- Providing alt text for non-text content, such as images with text that describes what is in the image accurately
- Providing large print, simple language, symbols or even braille for users who have difficulty reading text
- Providing captions for all pre-recorded and live audio or video recordings
- Not restricting content to either portrait or landscape view, unless such a display is essential
- Colors are not to be used as the only means of indicating an action or prompting a response, or any other commands
- All content is able to be accessed through a keyboard without requiring specific movements or timing of movements, or specific keystrokes, unless this is vital for the functioning of a certain operation, such as turning handwriting into text.
How WordPress Handles Accessibility
WordPress approaches website accessibility from two principles, which stem from the principles explained earlier: by addressing design standards and specific concerns. When WordPress develops new features or themes, they are built with the WCAG principles in mind so that websites made on WordPress are accessible. Secondly, WordPress tries to keep all of its websites accessible regardless of the platform, browser, or operating system from which the user is visiting a WordPress webpage.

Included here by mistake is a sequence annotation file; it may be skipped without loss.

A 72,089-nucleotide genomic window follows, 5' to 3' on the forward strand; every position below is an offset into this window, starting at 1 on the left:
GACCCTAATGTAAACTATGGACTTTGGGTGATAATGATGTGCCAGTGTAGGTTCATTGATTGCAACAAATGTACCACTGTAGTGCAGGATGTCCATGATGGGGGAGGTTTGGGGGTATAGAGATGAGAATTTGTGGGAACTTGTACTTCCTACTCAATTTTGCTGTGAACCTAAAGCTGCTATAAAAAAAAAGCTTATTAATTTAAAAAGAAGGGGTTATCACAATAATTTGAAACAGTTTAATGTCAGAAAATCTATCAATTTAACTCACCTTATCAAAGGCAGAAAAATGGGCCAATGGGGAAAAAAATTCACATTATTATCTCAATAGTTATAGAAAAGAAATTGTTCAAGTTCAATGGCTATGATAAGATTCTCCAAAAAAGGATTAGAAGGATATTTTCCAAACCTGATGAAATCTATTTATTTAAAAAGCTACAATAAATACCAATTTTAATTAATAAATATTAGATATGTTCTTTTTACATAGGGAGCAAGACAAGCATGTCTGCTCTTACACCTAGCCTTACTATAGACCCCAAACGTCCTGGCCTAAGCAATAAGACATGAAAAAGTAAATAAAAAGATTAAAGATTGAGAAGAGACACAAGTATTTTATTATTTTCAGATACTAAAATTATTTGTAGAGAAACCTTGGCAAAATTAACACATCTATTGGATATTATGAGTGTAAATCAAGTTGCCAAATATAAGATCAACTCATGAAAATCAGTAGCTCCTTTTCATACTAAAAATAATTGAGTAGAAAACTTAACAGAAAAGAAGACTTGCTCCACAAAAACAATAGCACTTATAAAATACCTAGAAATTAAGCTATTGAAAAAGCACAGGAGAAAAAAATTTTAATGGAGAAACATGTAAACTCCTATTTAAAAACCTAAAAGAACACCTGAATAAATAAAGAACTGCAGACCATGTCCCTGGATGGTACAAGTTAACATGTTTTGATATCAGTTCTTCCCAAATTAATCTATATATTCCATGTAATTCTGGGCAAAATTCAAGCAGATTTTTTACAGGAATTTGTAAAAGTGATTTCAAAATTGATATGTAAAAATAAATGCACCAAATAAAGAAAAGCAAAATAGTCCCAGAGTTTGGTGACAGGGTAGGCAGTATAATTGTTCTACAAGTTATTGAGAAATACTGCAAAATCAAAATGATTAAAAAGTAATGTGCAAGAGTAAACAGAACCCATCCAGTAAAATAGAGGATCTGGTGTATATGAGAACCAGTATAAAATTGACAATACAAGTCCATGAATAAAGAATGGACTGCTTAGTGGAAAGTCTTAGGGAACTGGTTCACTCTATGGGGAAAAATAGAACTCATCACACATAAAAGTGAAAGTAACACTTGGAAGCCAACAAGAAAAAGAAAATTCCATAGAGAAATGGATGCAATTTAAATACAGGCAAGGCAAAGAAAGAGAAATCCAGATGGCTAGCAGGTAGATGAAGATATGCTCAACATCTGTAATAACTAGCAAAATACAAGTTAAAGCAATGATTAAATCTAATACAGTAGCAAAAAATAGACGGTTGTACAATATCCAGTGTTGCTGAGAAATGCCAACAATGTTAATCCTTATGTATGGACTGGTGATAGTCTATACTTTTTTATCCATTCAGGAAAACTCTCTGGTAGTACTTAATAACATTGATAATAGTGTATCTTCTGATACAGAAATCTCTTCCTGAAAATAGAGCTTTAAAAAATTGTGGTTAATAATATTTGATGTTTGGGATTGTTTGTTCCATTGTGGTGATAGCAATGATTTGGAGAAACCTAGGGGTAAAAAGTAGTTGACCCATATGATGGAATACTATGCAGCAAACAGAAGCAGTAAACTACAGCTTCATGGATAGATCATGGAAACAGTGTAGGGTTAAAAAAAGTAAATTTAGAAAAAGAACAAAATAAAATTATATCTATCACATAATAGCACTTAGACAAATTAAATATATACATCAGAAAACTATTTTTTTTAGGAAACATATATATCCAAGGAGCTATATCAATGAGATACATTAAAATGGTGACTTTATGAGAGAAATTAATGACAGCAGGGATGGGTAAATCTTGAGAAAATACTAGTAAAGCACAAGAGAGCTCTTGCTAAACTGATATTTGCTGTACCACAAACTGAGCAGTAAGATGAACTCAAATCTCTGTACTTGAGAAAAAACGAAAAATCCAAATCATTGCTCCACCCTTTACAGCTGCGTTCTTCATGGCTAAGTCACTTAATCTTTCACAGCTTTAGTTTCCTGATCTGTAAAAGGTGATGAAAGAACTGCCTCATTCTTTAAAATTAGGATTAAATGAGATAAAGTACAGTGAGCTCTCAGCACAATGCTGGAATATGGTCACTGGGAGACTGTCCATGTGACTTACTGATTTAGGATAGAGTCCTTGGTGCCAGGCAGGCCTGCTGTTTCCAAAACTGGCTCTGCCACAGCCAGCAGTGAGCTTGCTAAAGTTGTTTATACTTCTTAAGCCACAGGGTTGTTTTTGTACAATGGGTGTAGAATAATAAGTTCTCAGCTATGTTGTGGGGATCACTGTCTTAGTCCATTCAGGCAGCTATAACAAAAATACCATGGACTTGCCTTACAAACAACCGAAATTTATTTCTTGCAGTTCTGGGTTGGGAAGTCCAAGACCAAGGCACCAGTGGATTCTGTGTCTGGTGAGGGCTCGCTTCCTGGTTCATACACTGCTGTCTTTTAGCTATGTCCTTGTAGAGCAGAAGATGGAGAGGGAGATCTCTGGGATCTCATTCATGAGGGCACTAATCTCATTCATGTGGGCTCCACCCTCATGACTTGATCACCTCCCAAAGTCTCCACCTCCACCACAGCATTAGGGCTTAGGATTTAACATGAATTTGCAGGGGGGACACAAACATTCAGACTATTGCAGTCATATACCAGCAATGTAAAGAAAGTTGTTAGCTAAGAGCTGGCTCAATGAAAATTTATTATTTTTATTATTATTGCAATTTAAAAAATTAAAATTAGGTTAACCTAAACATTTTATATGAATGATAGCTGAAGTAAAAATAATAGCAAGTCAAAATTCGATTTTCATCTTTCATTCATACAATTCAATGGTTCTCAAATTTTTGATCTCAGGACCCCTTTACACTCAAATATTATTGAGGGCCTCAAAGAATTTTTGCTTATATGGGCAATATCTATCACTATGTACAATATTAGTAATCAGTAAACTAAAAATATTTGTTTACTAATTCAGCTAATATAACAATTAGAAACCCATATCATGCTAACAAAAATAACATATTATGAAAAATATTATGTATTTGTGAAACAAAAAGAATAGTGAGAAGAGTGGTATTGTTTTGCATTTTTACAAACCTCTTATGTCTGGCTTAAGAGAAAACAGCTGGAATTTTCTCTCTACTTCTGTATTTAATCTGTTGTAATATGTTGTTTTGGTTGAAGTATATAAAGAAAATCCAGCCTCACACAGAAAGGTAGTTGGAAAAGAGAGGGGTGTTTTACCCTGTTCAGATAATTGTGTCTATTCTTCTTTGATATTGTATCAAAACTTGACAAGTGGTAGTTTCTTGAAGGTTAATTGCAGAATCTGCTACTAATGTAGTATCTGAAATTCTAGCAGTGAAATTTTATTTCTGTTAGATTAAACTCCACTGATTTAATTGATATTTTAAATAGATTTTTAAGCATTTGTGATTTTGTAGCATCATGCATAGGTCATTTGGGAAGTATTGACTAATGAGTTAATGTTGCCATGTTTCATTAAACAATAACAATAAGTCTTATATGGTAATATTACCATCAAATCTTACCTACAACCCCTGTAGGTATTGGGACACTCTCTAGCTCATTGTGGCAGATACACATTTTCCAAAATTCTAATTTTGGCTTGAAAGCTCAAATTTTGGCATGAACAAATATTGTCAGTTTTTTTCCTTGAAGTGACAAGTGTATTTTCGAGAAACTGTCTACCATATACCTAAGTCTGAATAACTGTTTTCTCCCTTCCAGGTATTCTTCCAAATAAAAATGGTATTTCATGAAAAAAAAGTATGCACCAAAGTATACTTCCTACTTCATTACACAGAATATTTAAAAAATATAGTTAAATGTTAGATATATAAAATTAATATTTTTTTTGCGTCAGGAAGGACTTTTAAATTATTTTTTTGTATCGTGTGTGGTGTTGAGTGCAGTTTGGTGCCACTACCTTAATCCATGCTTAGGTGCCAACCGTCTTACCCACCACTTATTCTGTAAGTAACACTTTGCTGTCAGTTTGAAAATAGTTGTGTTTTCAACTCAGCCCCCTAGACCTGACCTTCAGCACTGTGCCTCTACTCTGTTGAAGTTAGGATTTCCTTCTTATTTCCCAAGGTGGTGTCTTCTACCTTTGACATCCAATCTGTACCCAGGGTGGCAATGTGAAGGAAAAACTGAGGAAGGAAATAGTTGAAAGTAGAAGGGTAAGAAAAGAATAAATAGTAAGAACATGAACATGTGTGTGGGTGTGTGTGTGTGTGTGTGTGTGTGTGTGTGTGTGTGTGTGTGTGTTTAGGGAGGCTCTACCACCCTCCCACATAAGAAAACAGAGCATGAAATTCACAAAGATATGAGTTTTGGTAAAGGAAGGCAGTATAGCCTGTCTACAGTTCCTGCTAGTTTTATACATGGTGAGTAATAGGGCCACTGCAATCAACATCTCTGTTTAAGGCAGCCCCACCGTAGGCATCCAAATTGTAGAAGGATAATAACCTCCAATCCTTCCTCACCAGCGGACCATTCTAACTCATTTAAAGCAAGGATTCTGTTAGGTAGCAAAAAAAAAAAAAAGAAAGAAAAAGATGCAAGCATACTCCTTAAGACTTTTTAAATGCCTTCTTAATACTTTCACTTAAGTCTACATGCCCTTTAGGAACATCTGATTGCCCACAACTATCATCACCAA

WordPress ADA Compliance Plug-Ins
A website takes several weeks or even months to build, and some more complex websites may require changes over the years. Fortunately, there are a number of plug-ins that test your WordPress website to ensure that all of your efforts in building a website aren’t being wasted on something that’s not ADA compliant.
After your website is built, it is tested by not only our web developers here at On The Map, but you also get to test drive it yourself. But it may be difficult for our team members to notice fine details where there are accessibility problems. In order to ensure there are no “gaps,” automated tools are used to assess your WordPress website for ADA compliance. These tools are in no way a replacement for human judgment, but they do work well in conjunction with human monitoring to identify and report problems or inaccuracies.
There are a couple of popular and trusted tools that test for website accessibility that work really well with WordPress. Among the top of them are:
- Accessibility Suite
- WP Accessibility Helper
- WP ADA Compliance Check Basic
How On The Map Can Help You
We want to see our clients thrive in their industry. No matter what you do, you have to work with people. All of the design comes back around to how human beings will use it to live their lives, and when design approaches projects from that perspective, it’s hard to fail. At On The Map Marketing, we combine great aesthetic choices with intentional design to ensure that all of our clients’ audiences will be able to benefit from their website. We also provide a number of other services, including app development and CMS migration services, and can even write content for your website thanks to our team of writers.